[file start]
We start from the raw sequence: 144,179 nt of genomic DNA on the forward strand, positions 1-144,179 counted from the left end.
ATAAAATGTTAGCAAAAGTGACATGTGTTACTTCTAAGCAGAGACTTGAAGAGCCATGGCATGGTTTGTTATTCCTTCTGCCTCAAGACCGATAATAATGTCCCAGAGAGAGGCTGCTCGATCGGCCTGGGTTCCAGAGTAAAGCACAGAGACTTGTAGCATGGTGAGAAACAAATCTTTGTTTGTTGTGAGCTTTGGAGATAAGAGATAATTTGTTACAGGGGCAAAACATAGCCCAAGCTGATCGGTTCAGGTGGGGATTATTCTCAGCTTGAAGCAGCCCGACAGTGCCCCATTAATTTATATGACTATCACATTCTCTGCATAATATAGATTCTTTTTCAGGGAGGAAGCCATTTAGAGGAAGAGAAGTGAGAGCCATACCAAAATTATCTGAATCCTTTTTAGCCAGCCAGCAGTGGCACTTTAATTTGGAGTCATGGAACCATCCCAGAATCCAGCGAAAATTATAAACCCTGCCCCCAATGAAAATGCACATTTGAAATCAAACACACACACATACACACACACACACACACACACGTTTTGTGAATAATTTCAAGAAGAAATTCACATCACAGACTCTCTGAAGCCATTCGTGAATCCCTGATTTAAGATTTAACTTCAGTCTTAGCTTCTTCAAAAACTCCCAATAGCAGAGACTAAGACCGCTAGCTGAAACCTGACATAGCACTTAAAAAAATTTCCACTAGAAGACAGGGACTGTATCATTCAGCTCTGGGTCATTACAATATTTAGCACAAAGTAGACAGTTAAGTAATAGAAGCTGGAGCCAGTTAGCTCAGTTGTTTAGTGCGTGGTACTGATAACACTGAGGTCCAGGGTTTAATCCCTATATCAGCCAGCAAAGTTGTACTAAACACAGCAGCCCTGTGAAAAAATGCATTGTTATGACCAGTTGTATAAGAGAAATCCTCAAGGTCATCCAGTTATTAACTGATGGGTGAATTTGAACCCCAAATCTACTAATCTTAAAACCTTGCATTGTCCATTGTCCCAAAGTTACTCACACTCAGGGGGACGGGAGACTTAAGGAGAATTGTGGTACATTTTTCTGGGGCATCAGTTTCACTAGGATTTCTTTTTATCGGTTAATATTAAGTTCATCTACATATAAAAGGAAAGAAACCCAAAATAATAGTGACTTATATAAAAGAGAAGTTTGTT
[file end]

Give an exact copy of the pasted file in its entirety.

We start from the raw sequence: 144,179 nt of genomic DNA on the forward strand, positions 1-144,179 counted from the left end.
ATAAAATGTTAGCAAAAGTGACATGTGTTACTTCTAAGCAGAGACTTGAAGAGCCATGGCATGGTTTGTTATTCCTTCTGCCTCAAGACCGATAATAATGTCCCAGAGAGAGGCTGCTCGATCGGCCTGGGTTCCAGAGTAAAGCACAGAGACTTGTAGCATGGTGAGAAACAAATCTTTGTTTGTTGTGAGCTTTGGAGATAAGAGATAATTTGTTACAGGGGCAAAACATAGCCCAAGCTGATCGGTTCAGGTGGGGATTATTCTCAGCTTGAAGCAGCCCGACAGTGCCCCATTAATTTATATGACTATCACATTCTCTGCATAATATAGATTCTTTTTCAGGGAGGAAGCCATTTAGAGGAAGAGAAGTGAGAGCCATACCAAAATTATCTGAATCCTTTTTAGCCAGCCAGCAGTGGCACTTTAATTTGGAGTCATGGAACCATCCCAGAATCCAGCGAAAATTATAAACCCTGCCCCCAATGAAAATGCACATTTGAAATCAAACACACACACATACACACACACACACACACACACGTTTTGTGAATAATTTCAAGAAGAAATTCACATCACAGACTCTCTGAAGCCATTCGTGAATCCCTGATTTAAGATTTAACTTCAGTCTTAGCTTCTTCAAAAACTCCCAATAGCAGAGACTAAGACCGCTAGCTGAAACCTGACATAGCACTTAAAAAAATTTCCACTAGAAGACAGGGACTGTATCATTCAGCTCTGGGTCATTACAATATTTAGCACAAAGTAGACAGTTAAGTAATAGAAGCTGGAGCCAGTTAGCTCAGTTGTTTAGTGCGTGGTACTGATAACACTGAGGTCCAGGGTTTAATCCCTATATCAGCCAGCAAAGTTGTACTAAACACAGCAGCCCTGTGAAAAAATGCATTGTTATGACCAGTTGTATAAGAGAAATCCTCAAGGTCATCCAGTTATTAACTGATGGGTGAATTTGAACCCCAAATCTACTAATCTTAAAACCTTGCATTGTCCATTGTCCCAAAGTTACTCACACTCAGGGGGACGGGAGACTTAAGGAGAATTGTGGTACATTTTTCTGGGGCATCAGTTTCACTAGGATTTCTTTTTATCGGTTAATATTAAGTTCATCTACATATAAAAGGAAAGAAACCCAAAATAATAGTGACTTATATAAAAGAGAAGTTTGTT